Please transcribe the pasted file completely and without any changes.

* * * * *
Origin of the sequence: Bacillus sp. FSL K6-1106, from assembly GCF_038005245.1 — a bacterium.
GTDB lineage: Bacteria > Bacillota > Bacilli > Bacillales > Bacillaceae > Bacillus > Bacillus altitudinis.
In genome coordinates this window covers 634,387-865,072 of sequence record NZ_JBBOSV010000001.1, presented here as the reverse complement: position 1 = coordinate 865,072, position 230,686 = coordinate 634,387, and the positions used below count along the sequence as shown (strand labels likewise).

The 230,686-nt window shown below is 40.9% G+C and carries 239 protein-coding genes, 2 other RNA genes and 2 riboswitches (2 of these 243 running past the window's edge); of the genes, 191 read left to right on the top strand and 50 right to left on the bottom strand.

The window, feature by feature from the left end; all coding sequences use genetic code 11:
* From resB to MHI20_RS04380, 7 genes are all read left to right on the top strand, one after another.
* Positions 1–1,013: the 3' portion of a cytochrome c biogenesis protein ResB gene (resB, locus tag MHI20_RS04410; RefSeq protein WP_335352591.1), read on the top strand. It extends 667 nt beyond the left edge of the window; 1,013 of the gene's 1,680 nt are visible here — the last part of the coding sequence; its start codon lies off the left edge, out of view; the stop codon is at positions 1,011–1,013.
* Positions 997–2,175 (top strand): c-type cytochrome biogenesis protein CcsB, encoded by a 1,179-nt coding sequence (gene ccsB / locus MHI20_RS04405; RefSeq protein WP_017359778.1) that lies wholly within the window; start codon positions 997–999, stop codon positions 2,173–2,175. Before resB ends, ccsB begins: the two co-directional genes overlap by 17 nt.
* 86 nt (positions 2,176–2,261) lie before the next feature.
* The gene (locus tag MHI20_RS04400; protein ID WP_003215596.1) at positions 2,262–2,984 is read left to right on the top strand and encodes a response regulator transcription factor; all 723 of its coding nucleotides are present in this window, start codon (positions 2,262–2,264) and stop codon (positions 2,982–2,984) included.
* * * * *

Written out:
Origin of the sequence: Bacillus sp. FSL K6-1106, from assembly GCF_038005245.1 — a bacterium.
GTDB lineage: Bacteria > Bacillota > Bacilli > Bacillales > Bacillaceae > Bacillus > Bacillus altitudinis.
In genome coordinates this window covers 634,387-865,072 of sequence record NZ_JBBOSV010000001.1, presented here as the reverse complement: position 1 = coordinate 865,072, position 230,686 = coordinate 634,387, and the positions used below count along the sequence as shown (strand labels likewise).

The 230,686-nt window shown below is 40.9% G+C and carries 239 protein-coding genes, 2 other RNA genes and 2 riboswitches (2 of these 243 running past the window's edge); of the genes, 191 read left to right on the top strand and 50 right to left on the bottom strand.

The window, feature by feature from the left end; all coding sequences use genetic code 11:
* From resB to MHI20_RS04380, 7 genes are all read left to right on the top strand, one after another.
* Positions 1–1,013: the 3' portion of a cytochrome c biogenesis protein ResB gene (resB, locus tag MHI20_RS04410; RefSeq protein WP_335352591.1), read on the top strand. It extends 667 nt beyond the left edge of the window; 1,013 of the gene's 1,680 nt are visible here — the last part of the coding sequence; its start codon lies off the left edge, out of view; the stop codon is at positions 1,011–1,013.
* Positions 997–2,175 (top strand): c-type cytochrome biogenesis protein CcsB, encoded by a 1,179-nt coding sequence (gene ccsB / locus MHI20_RS04405; RefSeq protein WP_017359778.1) that lies wholly within the window; start codon positions 997–999, stop codon positions 2,173–2,175. Before resB ends, ccsB begins: the two co-directional genes overlap by 17 nt.
* 86 nt (positions 2,176–2,261) lie before the next feature.
* The gene (locus tag MHI20_RS04400; protein ID WP_003215596.1) at positions 2,262–2,984 is read left to right on the top strand and encodes a response regulator transcription factor; all 723 of its coding nucleotides are present in this window, start codon (positions 2,262–2,264) and stop codon (positions 2,982–2,984) included.